--I loved the personal feel of this book. Also, I didn't grow up in a denomination that celebrated the church year, but you made it very accessible. What would you say has been the most transformative part of celebrating the church year, for you? And why?
I didn’t grow up celebrating the church year, either. I came to the practice as an adult. What I love most about the church year is the way that, if we live it, it keeps pointing us back to Christ; the whole year revolves around the life of Christ and the life of the Church, which is Christ’s body.
The church year helps me remember that even in the ordinary details of my days, I am not my own. I have been bought with a price, and in life and in death I belong to God. When I am faithful to live the seasons, they provide depth and richness to my days, and a sense that I’m living in a larger story than the little all-about-me life I usually inhabit.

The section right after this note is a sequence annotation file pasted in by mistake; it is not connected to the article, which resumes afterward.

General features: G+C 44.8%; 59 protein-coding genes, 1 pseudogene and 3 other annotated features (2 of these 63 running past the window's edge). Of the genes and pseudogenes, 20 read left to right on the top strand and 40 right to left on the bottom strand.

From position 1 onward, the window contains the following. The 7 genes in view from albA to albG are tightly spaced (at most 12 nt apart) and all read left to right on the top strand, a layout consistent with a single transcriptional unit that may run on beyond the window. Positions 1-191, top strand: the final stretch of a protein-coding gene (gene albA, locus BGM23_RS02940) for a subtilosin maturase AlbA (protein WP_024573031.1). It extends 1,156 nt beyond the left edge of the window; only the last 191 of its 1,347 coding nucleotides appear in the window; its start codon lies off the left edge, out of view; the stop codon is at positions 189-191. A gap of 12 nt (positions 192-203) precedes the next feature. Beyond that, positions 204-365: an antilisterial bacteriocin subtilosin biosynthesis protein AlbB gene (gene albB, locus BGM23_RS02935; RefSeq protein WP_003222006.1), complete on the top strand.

--I really liked the ideas you gave for living out the seasons of the church year in your home and family, whether or not your church celebrates it. Which is your favorite way to bring those traditions home?
In our home, every night before dinner we light a candle and say a short call-and-response litany (and yes, most weeks, we have dinner together every night). The color of the candle and the words of the litany change from season to season.
Right now, we’re in Ordinary Time, so our candle is green. Come Wednesday, when Lent begins, the candle will be purple. And then, on Good Friday and Holy Saturday, we don’t light the candle at all. It sits there, black-wicked, while we eat, to remind us that the Light has gone out of the world.
It’s a really simple thing, but it’s a touchstone for our days, and it keeps the church’s way of telling time prominent in our lives.